Thus began Carey’s attempt to recruit Halldorson for USA Hockey, laying on the guilt like barbecue sauce. Her two-pronged attack: You owe me. And you owe your country. “It was a shameless campaign for a while,” Carey said.
Because Carey promised the national team’s players the best of everything – coaches, staff, facilities, equipment, whatever — in an all-out push to win the Olympic gold medal that eluded the U.S. through the last three Olympiads. Halldorson, even after 4-1/2 years away, remains a respected figure in USA Hockey circles.
At first, Carey asked Halldorson to help out at Team USA’s winter training camp in Blaine between Christmas and New Year’s. Halldorson quit coaching because the stress and time commitment wore her out, and she wanted to spend more time with her aging grandmother (who has since passed away) and 10 nieces and nephews. A fundraiser with the university’s Golden Gopher Fund since her retirement, Halldorson never sought another coaching job and instinctively still-armed Carey’s invitation.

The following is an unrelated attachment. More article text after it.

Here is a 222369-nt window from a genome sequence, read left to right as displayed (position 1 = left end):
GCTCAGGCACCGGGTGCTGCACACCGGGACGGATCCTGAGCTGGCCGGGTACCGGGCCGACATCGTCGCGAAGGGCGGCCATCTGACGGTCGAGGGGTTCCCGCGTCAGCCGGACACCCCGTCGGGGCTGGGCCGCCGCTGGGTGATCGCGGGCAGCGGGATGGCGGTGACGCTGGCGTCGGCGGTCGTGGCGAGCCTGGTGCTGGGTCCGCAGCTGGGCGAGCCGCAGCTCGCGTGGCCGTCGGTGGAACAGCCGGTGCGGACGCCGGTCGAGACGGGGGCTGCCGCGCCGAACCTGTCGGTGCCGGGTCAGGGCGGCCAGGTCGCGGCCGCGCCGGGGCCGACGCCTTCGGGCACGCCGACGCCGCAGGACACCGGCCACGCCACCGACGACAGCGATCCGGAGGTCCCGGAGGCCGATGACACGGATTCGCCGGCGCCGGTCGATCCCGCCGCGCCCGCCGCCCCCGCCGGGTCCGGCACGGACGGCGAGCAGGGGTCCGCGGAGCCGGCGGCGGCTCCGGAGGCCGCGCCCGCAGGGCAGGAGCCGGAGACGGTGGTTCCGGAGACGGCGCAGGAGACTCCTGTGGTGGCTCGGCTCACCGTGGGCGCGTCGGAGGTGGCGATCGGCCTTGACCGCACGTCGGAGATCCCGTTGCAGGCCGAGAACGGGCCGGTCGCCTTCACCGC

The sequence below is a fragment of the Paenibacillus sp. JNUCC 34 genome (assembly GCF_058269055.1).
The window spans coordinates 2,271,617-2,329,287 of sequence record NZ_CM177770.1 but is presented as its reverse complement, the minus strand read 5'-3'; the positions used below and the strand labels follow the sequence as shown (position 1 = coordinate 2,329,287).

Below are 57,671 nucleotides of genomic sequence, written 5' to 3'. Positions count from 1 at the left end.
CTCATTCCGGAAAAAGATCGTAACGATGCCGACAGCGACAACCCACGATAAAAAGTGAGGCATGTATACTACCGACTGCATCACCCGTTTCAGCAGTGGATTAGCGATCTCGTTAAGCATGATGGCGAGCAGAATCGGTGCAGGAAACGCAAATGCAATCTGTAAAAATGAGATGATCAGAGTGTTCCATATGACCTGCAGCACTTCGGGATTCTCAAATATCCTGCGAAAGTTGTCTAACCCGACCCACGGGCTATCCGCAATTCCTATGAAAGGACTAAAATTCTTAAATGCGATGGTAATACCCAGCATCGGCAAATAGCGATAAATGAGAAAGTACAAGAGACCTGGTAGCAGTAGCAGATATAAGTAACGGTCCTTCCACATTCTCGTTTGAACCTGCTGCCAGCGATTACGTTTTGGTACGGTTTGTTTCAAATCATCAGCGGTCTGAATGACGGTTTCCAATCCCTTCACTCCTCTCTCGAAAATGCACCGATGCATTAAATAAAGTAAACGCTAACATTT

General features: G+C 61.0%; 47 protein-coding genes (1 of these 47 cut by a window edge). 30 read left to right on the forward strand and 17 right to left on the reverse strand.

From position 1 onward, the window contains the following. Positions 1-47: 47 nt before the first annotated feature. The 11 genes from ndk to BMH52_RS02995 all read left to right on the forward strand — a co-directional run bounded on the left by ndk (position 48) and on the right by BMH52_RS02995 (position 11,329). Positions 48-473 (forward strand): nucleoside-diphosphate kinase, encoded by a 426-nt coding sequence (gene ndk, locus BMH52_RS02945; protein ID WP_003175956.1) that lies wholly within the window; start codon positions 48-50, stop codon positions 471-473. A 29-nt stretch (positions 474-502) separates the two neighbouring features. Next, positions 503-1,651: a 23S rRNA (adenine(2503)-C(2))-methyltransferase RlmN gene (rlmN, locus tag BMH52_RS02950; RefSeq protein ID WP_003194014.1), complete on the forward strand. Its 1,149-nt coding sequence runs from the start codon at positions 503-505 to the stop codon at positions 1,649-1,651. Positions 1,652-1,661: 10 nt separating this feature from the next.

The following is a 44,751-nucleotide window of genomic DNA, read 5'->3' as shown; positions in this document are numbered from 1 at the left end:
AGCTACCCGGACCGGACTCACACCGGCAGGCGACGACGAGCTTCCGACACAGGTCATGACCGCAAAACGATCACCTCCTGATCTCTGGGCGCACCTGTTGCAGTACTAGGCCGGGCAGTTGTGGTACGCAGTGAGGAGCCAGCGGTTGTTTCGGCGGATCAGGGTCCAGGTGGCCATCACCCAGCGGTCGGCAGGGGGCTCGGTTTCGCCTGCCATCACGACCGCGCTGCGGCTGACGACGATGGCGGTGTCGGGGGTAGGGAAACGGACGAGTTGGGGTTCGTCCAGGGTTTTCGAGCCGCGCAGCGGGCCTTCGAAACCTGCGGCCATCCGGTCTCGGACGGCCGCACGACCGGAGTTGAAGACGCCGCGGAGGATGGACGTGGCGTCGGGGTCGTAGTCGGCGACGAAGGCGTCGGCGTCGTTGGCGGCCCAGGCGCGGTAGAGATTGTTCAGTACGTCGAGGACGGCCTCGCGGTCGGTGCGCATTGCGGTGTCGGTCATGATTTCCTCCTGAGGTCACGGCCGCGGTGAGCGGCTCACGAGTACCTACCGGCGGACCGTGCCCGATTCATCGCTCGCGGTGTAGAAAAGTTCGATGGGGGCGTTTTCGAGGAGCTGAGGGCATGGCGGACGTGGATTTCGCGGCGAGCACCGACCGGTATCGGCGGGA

“Why would I want to go back into that world?” she said. “But I didn’t say no. I said, ‘Let me think about it for a couple of days.’ ”
A change of heart
Eventually, Halldorson’s resolve softened. She knew Stone, the head coach, along with fellow assistants Brad Frost (who succeeded her as women’s head coach) and Robb Stauber from the U. Blaine is 12 miles from her house. And if she hated it, she still had a job at the U.
“I thought, this might be fun,” she said. “Katie Stone said, ‘You can at least still pass, can’t you?’ My goal was just not to fall down.”